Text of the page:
Let's return to the wonderful world of traditional animation and a long forgotten studio that once had big dreams. The project was an animated motion picture loosely based on Mark Twain's character, Huck Finn. The studio was the brain child of an enormously talented designer and a Newport Beach businessman. Before you scoff at this odd pairing I can only say stranger things have happened in this crazy business.
We had just moved a series of storyboards from our Studio City facility to a larger production studio located in Burbank. The series of storyboards were carted over to the valley for a big meeting with our principal investor. There must have been a dozen or more boards delivered for this meeting. Since I had my camera handy, I snapped photographs of each of the boards in the presentation. It's probably difficult to see here, but these presentation boards were beautiful. The first series of boards show the film's opening. The camera begins its pan through a rich marshland setting up the locale for the film story. With its display of rich fauna and flora you can see this opening could easily have been a Walt Disney motion picture. Naturally, in many ways, this film was heavily influenced by Disney.
Huck's Landing was slated to be a traditional hand drawn animated movie with all production done here in the United States. Yes, I know it sounds like a fantasy, but we had already ordered hundreds of animation desks for our future employees. It's difficult to explain the enthusiasm for the film that existed at the time. Dozens of eager young men and women anticipated working on the movie that would take hand drawn animation to the next level. Over in Burbank, Disney's animation division appeared to be comatose and cross town rival, Don Bluth seemed to be having difficulty coming up with financing for a second film. Supposedly, our movie had backing, and that explained why we were busily staffing up.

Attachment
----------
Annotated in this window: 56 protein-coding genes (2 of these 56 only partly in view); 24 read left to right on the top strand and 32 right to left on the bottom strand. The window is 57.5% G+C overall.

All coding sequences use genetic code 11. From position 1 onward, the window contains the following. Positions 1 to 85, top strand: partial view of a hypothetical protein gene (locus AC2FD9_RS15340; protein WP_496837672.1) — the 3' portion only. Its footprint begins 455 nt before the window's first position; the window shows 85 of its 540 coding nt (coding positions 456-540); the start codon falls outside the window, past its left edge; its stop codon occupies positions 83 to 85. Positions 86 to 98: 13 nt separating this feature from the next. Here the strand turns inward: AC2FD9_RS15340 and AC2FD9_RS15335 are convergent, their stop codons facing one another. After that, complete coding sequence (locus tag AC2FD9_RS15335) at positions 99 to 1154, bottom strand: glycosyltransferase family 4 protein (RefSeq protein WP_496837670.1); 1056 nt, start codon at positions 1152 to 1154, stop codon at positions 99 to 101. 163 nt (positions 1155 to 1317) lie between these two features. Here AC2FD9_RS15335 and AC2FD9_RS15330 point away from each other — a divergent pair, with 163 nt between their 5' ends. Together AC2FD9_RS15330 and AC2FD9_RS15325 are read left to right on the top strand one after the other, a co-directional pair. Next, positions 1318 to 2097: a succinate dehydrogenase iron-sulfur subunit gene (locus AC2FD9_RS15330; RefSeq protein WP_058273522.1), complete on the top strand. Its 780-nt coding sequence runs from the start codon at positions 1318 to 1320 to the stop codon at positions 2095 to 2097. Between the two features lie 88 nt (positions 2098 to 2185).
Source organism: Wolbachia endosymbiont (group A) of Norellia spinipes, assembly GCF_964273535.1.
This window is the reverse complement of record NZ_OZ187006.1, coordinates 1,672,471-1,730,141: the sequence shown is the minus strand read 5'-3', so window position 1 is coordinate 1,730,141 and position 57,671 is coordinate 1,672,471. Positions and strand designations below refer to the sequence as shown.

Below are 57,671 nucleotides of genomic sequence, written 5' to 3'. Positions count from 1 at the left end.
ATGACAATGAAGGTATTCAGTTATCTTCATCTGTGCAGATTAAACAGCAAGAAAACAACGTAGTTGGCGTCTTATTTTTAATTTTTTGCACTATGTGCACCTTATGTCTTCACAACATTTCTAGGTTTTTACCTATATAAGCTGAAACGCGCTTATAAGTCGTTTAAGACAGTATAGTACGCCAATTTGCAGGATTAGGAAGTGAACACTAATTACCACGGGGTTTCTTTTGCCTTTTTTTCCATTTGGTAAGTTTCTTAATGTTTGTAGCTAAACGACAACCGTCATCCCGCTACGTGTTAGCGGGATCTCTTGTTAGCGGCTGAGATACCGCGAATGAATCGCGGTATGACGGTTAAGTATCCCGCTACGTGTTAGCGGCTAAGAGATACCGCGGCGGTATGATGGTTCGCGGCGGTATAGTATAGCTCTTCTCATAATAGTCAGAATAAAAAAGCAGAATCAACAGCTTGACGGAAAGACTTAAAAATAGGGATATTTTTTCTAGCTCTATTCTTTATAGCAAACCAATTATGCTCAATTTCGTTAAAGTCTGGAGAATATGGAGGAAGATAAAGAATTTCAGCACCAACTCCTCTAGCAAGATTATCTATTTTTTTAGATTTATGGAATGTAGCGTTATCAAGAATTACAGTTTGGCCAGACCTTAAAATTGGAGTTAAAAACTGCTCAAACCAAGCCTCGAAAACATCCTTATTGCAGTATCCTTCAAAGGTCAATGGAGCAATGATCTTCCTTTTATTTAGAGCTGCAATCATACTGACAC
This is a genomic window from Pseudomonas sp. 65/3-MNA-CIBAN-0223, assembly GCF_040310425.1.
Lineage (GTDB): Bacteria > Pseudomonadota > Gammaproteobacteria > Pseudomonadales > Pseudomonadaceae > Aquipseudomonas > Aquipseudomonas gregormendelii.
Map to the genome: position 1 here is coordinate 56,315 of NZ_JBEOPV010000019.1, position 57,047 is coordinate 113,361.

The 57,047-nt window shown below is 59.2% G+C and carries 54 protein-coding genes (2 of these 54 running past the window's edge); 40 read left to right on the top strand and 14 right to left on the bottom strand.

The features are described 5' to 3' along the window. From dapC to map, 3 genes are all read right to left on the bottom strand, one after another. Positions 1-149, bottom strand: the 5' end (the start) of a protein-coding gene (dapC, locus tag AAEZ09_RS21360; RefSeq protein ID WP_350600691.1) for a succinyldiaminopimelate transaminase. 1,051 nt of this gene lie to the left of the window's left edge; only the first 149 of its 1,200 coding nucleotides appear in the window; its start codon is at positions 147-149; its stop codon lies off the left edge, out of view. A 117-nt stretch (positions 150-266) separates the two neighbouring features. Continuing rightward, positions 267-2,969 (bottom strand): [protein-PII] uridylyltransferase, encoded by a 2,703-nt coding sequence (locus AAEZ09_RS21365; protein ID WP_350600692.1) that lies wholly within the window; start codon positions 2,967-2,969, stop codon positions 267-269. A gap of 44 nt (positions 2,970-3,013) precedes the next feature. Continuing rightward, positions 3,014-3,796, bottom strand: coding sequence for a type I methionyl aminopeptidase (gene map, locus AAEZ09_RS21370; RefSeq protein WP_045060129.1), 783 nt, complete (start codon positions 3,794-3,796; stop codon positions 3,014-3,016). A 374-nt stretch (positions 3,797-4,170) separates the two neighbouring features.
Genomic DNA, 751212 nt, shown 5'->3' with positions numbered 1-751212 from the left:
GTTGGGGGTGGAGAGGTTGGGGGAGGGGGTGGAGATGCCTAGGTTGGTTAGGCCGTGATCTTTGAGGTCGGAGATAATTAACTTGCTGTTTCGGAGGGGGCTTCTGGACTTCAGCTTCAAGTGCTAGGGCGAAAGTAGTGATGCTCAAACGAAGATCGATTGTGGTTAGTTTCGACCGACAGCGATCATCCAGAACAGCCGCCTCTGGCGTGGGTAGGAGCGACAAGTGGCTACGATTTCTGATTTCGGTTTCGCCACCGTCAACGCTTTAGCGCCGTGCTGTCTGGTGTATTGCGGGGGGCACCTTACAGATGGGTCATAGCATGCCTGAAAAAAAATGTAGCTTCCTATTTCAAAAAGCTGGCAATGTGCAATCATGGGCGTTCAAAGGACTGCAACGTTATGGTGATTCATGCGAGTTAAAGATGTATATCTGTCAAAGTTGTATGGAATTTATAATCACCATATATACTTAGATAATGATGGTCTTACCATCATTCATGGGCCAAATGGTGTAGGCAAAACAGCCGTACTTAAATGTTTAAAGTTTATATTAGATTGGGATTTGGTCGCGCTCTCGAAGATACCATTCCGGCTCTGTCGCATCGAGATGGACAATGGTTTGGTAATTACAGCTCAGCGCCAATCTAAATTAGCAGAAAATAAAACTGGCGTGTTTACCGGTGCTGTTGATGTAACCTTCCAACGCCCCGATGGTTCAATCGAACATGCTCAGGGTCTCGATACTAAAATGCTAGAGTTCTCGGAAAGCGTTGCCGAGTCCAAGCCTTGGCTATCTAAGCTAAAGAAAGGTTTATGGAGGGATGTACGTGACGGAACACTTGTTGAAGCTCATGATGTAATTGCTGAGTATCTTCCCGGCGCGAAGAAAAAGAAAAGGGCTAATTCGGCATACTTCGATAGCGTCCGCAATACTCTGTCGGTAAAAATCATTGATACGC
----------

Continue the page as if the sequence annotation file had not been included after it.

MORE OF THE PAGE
However, it gets better. While it's true we were planning on producing our film on a lean, mean budget, that didn't exclude entertaining some rather provocative ideas. We had sought the services of special effects guru, Peter Kuran (just off the Star Wars movie) to generate tone mattes for our animation. In another bold move, we experimented with compositing hand drawn animation into physical backgrounds. Keep in mind this was years before digital. I'm speaking of an analog process where the human touch would be evident. Think of the work Max Fleischer did in the thirties using scale models in the “Popeye” cartoons. Now, move that inventive process up into the eighties. “Huck's Landing” would have set a new standard for animation. Plus, our talent pool reads like a who's who of animation today. Kathy Alterie as art director and our animators included Duncan Majoriebanks, Bruce Smith, Chris Bailey, Glenn Chaika, Chuck Harvey, Mike Snow and Chris Wahl. Our background team included Mike Humphries and Ron Dias. Of course, we had Gary Trousdale, Scott Shaw! and Pat Ventura on our story team. And, those are only a few of the names we acquired.
I could tell you a whole lot more because “Huck's Landing” is one of the greatest animated stories never told. Perhaps I'll write a book on the subject one day. I've been known to do that sort of thing.